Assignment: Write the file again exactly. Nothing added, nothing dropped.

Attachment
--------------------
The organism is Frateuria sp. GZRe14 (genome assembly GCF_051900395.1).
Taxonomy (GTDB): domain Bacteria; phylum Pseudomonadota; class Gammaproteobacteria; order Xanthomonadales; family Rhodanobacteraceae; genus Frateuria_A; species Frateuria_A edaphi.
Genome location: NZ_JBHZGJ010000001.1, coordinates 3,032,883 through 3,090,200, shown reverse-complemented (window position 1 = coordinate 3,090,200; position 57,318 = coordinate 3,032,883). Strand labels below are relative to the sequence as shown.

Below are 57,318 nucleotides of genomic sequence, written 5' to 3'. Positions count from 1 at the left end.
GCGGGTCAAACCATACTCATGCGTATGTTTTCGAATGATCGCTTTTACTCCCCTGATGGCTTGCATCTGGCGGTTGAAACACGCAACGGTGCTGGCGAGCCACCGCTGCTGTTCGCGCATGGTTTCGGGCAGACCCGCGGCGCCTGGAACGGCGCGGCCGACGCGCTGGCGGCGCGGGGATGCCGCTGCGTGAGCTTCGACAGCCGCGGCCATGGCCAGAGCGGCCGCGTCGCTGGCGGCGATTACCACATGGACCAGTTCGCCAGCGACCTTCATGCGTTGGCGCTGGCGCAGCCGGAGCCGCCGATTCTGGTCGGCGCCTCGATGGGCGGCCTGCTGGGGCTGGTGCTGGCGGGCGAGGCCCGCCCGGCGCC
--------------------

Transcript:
The organism is Frateuria sp. GZRe14 (genome assembly GCF_051900395.1).
Taxonomy (GTDB): domain Bacteria; phylum Pseudomonadota; class Gammaproteobacteria; order Xanthomonadales; family Rhodanobacteraceae; genus Frateuria_A; species Frateuria_A edaphi.
Genome location: NZ_JBHZGJ010000001.1, coordinates 3,032,883 through 3,090,200, shown reverse-complemented (window position 1 = coordinate 3,090,200; position 57,318 = coordinate 3,032,883). Strand labels below are relative to the sequence as shown.

Below are 57,318 nucleotides of genomic sequence, written 5' to 3'. Positions count from 1 at the left end.
GCGGGTCAAACCATACTCATGCGTATGTTTTCGAATGATCGCTTTTACTCCCCTGATGGCTTGCATCTGGCGGTTGAAACACGCAACGGTGCTGGCGAGCCACCGCTGCTGTTCGCGCATGGTTTCGGGCAGACCCGCGGCGCCTGGAACGGCGCGGCCGACGCGCTGGCGGCGCGGGGATGCCGCTGCGTGAGCTTCGACAGCCGCGGCCATGGCCAGAGCGGCCGCGTCGCTGGCGGCGATTACCACATGGACCAGTTCGCCAGCGACCTTCATGCGTTGGCGCTGGCGCAGCCGGAGCCGCCGATTCTGGTCGGCGCCTCGATGGGCGGCCTGCTGGGGCTGGTGCTGGCGGGCGAGGCCCGCCCGGCGCC